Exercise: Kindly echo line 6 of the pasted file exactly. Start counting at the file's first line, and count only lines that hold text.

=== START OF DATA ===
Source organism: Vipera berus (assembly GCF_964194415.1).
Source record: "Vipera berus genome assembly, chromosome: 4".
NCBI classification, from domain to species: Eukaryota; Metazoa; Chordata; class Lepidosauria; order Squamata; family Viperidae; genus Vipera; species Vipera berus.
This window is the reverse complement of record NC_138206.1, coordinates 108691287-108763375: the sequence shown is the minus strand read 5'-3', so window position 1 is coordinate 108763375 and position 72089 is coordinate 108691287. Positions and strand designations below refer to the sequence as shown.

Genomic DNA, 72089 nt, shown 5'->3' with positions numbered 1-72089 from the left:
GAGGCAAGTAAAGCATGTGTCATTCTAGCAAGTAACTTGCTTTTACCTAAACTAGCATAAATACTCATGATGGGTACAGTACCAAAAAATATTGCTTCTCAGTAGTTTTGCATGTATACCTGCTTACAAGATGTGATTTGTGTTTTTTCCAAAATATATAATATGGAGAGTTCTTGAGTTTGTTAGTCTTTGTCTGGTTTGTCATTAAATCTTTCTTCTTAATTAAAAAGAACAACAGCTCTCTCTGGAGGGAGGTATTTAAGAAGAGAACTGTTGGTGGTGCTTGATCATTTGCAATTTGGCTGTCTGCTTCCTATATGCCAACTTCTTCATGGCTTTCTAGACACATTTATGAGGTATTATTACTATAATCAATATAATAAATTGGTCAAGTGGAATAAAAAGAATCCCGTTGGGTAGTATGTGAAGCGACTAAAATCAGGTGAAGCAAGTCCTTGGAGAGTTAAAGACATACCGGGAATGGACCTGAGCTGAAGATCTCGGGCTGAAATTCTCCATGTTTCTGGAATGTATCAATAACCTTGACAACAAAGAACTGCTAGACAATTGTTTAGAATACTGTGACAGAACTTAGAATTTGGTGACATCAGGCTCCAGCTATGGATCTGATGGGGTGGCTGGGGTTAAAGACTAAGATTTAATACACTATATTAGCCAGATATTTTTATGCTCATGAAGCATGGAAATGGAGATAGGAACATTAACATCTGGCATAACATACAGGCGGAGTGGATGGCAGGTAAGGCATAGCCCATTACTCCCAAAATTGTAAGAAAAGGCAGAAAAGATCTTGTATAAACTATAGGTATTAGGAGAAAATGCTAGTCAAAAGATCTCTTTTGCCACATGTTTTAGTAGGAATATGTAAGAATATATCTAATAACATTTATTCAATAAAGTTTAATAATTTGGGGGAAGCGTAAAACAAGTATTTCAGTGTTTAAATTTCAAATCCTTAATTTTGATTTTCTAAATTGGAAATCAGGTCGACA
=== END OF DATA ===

GAGGCAAGTAAAGCATGTGTCATTCTAGCAAGTAACTTGCTTTTACCTAAACTAGCATAAATACTCATGATGGGTACAGTACCAAAAAATATTGCTTCTCAGTAGTTTTGCATGTATACCTGCTTACAAGATGTGATTTGTGTTTTTTCCAAAATATATAATATGGAGAGTTCTTGAGTTTGTTAGTCTTTGTCTGGTTTGTCATTAAATCTTTCTTCTTAATTAAAAAGAACAACAGCTCTCTCTGGAGGGAGGTATTTAAGAAGAGAACTGTTGGTGGTGCTTGATCATTTGCAATTTGGCTGTCTGCTTCCTATATGCCAACTTCTTCATGGCTTTCTAGACACATTTATGAGGTATTATTACTATAATCAATATAATAAATTGGTCAAGTGGAATAAAAAGAATCCCGTTGGGTAGTATGTGAAGCGACTAAAATCAGGTGAAGCAAGTCCTTGGAGAGTTAAAGACATACCGGGAATGGACCTGAGCTGAAGATCTCGGGCTGAAATTCTCCATGTTTCTGGAATGTATCAATAACCTTGACAACAAAGAACTGCTAGACAATTGTTTAGAATACTGTGACAGAACTTAGAATTTGGTGACATCAGGCTCCAGCTATGGATCTGATGGGGTGGCTGGGGTTAAAGACTAAGATTTAATACACTATATTAGCCAGATATTTTTATGCTCATGAAGCATGGAAATGGAGATAGGAACATTAACATCTGGCATAACATACAGGCGGAGTGGATGGCAGGTAAGGCATAGCCCATTACTCCCAAAATTGTAAGAAAAGGCAGAAAAGATCTTGTATAAACTATAGGTATTAGGAGAAAATGCTAGTCAAAAGATCTCTTTTGCCACATGTTTTAGTAGGAATATGTAAGAATATATCTAATAACATTTATTCAATAAAGTTTAATAATTTGGGGGAAGCGTAAAACAAGTATTTCAGTGTTTAAATTTCAAATCCTTAATTTTGATTTTCTAAATTGGAAATCAGGTCGACA